First Federal Media Shield Legislation Passes House of Representatives
Late in May, the House of Representatives approved an amendment to an appropriations bill that would bar the Justice Department from compelling reporters to reveal the identities of and other information about their confidential sources. The “media shield” legislation, which has long been a goal for press advocates, was sponsored by Rep. Alan Grayson.
The New York Times reported:
The legislation, sponsored by Representative Alan Grayson, Democrat of Florida, has a long way to go before it would become law; in 2009, the House approved a media shield bill, but it died in the Senate. But the latest measure, approved just after midnight on Friday, resonated with the disclosure by the former Fox News reporter and producer, Mike Levine, who now works for ABC News.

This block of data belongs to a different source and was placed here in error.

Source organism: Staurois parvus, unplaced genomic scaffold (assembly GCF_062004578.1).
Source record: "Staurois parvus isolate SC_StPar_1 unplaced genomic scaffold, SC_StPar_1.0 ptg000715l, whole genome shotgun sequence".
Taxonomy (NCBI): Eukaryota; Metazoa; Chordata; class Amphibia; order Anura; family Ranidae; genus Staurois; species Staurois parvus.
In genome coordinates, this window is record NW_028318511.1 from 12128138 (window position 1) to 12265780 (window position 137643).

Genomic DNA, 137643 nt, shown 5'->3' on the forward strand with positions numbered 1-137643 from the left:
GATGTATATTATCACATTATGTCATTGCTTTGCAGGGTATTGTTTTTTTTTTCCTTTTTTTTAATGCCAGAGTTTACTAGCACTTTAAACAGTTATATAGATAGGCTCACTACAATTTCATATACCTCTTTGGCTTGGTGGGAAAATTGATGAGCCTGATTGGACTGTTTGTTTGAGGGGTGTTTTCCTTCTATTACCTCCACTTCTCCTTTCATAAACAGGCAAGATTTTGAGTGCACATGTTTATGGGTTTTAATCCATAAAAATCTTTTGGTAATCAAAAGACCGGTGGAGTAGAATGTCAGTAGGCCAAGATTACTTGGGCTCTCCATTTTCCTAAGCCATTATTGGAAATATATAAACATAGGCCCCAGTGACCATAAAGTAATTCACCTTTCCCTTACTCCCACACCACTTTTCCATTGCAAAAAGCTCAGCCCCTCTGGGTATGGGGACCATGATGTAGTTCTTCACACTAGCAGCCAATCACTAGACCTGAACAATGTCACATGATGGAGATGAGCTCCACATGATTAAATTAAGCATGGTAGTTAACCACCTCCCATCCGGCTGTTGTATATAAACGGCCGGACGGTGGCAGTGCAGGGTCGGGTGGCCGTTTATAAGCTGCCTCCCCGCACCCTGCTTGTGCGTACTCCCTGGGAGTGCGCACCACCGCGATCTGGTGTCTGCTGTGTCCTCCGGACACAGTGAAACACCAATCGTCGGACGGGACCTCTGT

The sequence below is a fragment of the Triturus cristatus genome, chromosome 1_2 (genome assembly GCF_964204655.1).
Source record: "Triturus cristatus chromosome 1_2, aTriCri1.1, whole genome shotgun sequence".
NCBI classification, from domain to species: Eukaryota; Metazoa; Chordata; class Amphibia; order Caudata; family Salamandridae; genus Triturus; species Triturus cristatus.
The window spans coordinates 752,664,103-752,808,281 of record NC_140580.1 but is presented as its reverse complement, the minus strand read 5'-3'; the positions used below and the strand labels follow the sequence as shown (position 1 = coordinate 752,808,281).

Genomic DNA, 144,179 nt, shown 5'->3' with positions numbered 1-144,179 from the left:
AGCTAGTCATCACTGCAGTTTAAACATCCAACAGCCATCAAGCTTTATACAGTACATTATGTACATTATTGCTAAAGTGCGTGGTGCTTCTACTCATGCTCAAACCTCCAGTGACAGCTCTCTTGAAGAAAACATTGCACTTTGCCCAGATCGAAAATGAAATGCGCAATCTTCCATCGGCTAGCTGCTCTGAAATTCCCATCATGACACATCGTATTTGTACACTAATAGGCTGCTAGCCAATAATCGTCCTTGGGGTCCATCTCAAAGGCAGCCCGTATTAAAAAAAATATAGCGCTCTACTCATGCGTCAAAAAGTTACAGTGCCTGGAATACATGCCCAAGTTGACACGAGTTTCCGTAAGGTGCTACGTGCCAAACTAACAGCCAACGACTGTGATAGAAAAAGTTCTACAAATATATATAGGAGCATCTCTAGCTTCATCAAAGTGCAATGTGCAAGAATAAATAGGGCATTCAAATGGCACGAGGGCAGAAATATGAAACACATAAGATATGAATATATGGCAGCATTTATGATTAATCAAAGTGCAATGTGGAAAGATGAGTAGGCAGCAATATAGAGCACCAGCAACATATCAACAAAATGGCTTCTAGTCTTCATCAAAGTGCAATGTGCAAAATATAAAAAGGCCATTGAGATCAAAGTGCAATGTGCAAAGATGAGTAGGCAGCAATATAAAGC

Mr. Levine wrote in an article on the ABC News website that he was subpoenaed in January 2011, when he worked for Fox. He fought it rather than comply, he said, and the Justice Department dropped it in April 2012.
“Professional and personal life under the threat of jail for 16 subsequent months is best captured in a note I wrote to myself at the time: ‘I’ve felt like throwing up all day so far. … Just that ‘racing heart’ feeling throughout,’ ” Mr. Levine wrote. “Still, I felt I had to protect my confidential sources.”
Read more here.
Grayson, a former Truthdigger of the Week, stated in a press release, “The purpose of this amendment is to raise the possibility of a Federal shield law that corresponds to shield law already in place in 49 States, but not at the level of the Federal Government.
“A shield law is legislation designed to protect a reporter’s privilege or the right of news reporters to refuse to testify as to information and sources of information obtained during a news gather and dissemination process. In short, a reporter should not be forced to reveal his or her source.”
— Posted by Alexander Reed Kelly.